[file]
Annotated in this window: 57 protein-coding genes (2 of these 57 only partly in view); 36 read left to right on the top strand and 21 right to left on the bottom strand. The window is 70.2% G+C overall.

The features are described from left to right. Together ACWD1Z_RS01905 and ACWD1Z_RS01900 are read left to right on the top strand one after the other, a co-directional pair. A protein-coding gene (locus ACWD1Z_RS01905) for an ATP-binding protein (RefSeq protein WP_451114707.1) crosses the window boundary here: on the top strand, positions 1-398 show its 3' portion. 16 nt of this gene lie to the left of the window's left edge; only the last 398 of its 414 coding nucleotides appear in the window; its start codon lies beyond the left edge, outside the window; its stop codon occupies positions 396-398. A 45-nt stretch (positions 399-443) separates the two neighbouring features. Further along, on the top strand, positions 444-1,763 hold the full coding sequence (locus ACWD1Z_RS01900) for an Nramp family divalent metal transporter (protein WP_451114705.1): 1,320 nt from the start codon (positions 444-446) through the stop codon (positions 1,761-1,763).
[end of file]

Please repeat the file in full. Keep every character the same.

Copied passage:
Annotated in this window: 57 protein-coding genes (2 of these 57 only partly in view); 36 read left to right on the top strand and 21 right to left on the bottom strand. The window is 70.2% G+C overall.

The features are described from left to right. Together ACWD1Z_RS01905 and ACWD1Z_RS01900 are read left to right on the top strand one after the other, a co-directional pair. A protein-coding gene (locus ACWD1Z_RS01905) for an ATP-binding protein (RefSeq protein WP_451114707.1) crosses the window boundary here: on the top strand, positions 1-398 show its 3' portion. 16 nt of this gene lie to the left of the window's left edge; only the last 398 of its 414 coding nucleotides appear in the window; its start codon lies beyond the left edge, outside the window; its stop codon occupies positions 396-398. A 45-nt stretch (positions 399-443) separates the two neighbouring features. Further along, on the top strand, positions 444-1,763 hold the full coding sequence (locus ACWD1Z_RS01900) for an Nramp family divalent metal transporter (protein WP_451114705.1): 1,320 nt from the start codon (positions 444-446) through the stop codon (positions 1,761-1,763).